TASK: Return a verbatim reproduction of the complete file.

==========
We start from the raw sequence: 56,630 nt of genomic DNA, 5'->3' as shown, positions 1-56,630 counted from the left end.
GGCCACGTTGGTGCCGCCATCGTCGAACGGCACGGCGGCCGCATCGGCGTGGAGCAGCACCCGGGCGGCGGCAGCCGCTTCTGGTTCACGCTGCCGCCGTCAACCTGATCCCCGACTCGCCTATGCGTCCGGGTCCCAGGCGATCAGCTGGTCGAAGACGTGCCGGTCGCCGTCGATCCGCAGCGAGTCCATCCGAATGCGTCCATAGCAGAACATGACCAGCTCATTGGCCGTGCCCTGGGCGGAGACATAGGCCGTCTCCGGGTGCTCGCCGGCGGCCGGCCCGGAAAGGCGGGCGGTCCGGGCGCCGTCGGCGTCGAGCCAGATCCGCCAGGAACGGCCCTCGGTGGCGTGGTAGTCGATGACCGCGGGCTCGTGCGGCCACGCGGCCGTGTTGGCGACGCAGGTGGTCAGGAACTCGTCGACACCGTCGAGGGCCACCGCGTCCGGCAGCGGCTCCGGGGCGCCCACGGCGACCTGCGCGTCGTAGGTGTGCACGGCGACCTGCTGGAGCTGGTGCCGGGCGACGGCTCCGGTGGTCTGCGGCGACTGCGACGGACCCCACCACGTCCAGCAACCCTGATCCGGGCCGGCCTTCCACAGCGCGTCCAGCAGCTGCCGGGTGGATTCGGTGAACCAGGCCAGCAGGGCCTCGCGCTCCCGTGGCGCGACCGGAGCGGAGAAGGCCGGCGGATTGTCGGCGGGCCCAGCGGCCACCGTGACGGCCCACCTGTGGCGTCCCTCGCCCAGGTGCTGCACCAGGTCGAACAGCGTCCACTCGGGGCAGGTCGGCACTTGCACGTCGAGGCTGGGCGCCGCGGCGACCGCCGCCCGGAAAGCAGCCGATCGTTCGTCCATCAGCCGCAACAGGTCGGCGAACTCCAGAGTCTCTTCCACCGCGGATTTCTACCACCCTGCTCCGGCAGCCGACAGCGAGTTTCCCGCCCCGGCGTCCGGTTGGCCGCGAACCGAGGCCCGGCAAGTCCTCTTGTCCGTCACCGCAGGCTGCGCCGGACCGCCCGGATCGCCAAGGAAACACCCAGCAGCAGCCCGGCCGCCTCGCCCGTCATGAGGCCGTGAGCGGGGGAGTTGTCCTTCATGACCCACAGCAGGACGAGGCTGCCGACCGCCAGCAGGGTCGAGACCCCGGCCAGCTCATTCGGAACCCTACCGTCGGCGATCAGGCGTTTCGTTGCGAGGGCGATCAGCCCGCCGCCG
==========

We start from the raw sequence: 56,630 nt of genomic DNA, 5'->3' as shown, positions 1-56,630 counted from the left end.
GGCCACGTTGGTGCCGCCATCGTCGAACGGCACGGCGGCCGCATCGGCGTGGAGCAGCACCCGGGCGGCGGCAGCCGCTTCTGGTTCACGCTGCCGCCGTCAACCTGATCCCCGACTCGCCTATGCGTCCGGGTCCCAGGCGATCAGCTGGTCGAAGACGTGCCGGTCGCCGTCGATCCGCAGCGAGTCCATCCGAATGCGTCCATAGCAGAACATGACCAGCTCATTGGCCGTGCCCTGGGCGGAGACATAGGCCGTCTCCGGGTGCTCGCCGGCGGCCGGCCCGGAAAGGCGGGCGGTCCGGGCGCCGTCGGCGTCGAGCCAGATCCGCCAGGAACGGCCCTCGGTGGCGTGGTAGTCGATGACCGCGGGCTCGTGCGGCCACGCGGCCGTGTTGGCGACGCAGGTGGTCAGGAACTCGTCGACACCGTCGAGGGCCACCGCGTCCGGCAGCGGCTCCGGGGCGCCCACGGCGACCTGCGCGTCGTAGGTGTGCACGGCGACCTGCTGGAGCTGGTGCCGGGCGACGGCTCCGGTGGTCTGCGGCGACTGCGACGGACCCCACCACGTCCAGCAACCCTGATCCGGGCCGGCCTTCCACAGCGCGTCCAGCAGCTGCCGGGTGGATTCGGTGAACCAGGCCAGCAGGGCCTCGCGCTCCCGTGGCGCGACCGGAGCGGAGAAGGCCGGCGGATTGTCGGCGGGCCCAGCGGCCACCGTGACGGCCCACCTGTGGCGTCCCTCGCCCAGGTGCTGCACCAGGTCGAACAGCGTCCACTCGGGGCAGGTCGGCACTTGCACGTCGAGGCTGGGCGCCGCGGCGACCGCCGCCCGGAAAGCAGCCGATCGTTCGTCCATCAGCCGCAACAGGTCGGCGAACTCCAGAGTCTCTTCCACCGCGGATTTCTACCACCCTGCTCCGGCAGCCGACAGCGAGTTTCCCGCCCCGGCGTCCGGTTGGCCGCGAACCGAGGCCCGGCAAGTCCTCTTGTCCGTCACCGCAGGCTGCGCCGGACCGCCCGGATCGCCAAGGAAACACCCAGCAGCAGCCCGGCCGCCTCGCCCGTCATGAGGCCGTGAGCGGGGGAGTTGTCCTTCATGACCCACAGCAGGACGAGGCTGCCGACCGCCAGCAGGGTCGAGACCCCGGCCAGCTCATTCGGAACCCTACCGTCGGCGATCAGGCGTTTCGTTGCGAGGGCGATCAGCCCGCCGCCG